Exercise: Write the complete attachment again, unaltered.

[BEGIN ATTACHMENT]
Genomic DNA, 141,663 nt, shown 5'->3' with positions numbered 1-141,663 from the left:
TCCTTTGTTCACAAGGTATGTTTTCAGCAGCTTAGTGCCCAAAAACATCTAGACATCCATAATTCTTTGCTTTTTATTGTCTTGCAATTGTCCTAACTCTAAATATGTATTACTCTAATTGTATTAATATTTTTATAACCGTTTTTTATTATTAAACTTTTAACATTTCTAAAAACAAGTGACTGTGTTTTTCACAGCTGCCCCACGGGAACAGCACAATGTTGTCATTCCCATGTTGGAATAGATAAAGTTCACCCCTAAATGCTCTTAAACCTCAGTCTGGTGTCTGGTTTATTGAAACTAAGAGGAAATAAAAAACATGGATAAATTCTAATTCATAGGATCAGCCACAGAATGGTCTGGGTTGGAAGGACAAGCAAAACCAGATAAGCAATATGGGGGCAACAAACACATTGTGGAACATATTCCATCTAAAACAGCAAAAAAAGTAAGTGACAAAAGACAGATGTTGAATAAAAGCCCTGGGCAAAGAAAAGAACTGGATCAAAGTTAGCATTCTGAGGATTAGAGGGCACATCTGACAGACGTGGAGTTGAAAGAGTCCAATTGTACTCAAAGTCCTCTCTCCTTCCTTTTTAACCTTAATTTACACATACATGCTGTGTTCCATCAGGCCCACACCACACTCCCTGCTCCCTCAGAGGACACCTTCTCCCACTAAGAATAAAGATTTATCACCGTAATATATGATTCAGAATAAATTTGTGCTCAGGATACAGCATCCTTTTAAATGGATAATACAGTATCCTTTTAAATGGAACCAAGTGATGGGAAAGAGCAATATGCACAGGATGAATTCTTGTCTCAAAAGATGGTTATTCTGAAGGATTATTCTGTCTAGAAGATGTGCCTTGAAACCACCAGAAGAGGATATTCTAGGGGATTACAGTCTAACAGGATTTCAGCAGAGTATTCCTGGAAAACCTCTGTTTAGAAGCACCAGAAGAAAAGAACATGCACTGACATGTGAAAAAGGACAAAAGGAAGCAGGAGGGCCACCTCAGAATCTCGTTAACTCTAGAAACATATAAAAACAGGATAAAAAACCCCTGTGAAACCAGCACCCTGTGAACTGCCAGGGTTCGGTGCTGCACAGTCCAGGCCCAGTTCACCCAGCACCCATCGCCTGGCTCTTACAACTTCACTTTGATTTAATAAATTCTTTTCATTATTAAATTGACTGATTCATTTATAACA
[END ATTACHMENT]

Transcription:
Genomic DNA, 141,663 nt, shown 5'->3' with positions numbered 1-141,663 from the left:
TCCTTTGTTCACAAGGTATGTTTTCAGCAGCTTAGTGCCCAAAAACATCTAGACATCCATAATTCTTTGCTTTTTATTGTCTTGCAATTGTCCTAACTCTAAATATGTATTACTCTAATTGTATTAATATTTTTATAACCGTTTTTTATTATTAAACTTTTAACATTTCTAAAAACAAGTGACTGTGTTTTTCACAGCTGCCCCACGGGAACAGCACAATGTTGTCATTCCCATGTTGGAATAGATAAAGTTCACCCCTAAATGCTCTTAAACCTCAGTCTGGTGTCTGGTTTATTGAAACTAAGAGGAAATAAAAAACATGGATAAATTCTAATTCATAGGATCAGCCACAGAATGGTCTGGGTTGGAAGGACAAGCAAAACCAGATAAGCAATATGGGGGCAACAAACACATTGTGGAACATATTCCATCTAAAACAGCAAAAAAAGTAAGTGACAAAAGACAGATGTTGAATAAAAGCCCTGGGCAAAGAAAAGAACTGGATCAAAGTTAGCATTCTGAGGATTAGAGGGCACATCTGACAGACGTGGAGTTGAAAGAGTCCAATTGTACTCAAAGTCCTCTCTCCTTCCTTTTTAACCTTAATTTACACATACATGCTGTGTTCCATCAGGCCCACACCACACTCCCTGCTCCCTCAGAGGACACCTTCTCCCACTAAGAATAAAGATTTATCACCGTAATATATGATTCAGAATAAATTTGTGCTCAGGATACAGCATCCTTTTAAATGGATAATACAGTATCCTTTTAAATGGAACCAAGTGATGGGAAAGAGCAATATGCACAGGATGAATTCTTGTCTCAAAAGATGGTTATTCTGAAGGATTATTCTGTCTAGAAGATGTGCCTTGAAACCACCAGAAGAGGATATTCTAGGGGATTACAGTCTAACAGGATTTCAGCAGAGTATTCCTGGAAAACCTCTGTTTAGAAGCACCAGAAGAAAAGAACATGCACTGACATGTGAAAAAGGACAAAAGGAAGCAGGAGGGCCACCTCAGAATCTCGTTAACTCTAGAAACATATAAAAACAGGATAAAAAACCCCTGTGAAACCAGCACCCTGTGAACTGCCAGGGTTCGGTGCTGCACAGTCCAGGCCCAGTTCACCCAGCACCCATCGCCTGGCTCTTACAACTTCACTTTGATTTAATAAATTCTTTTCATTATTAAATTGACTGATTCATTTATAACA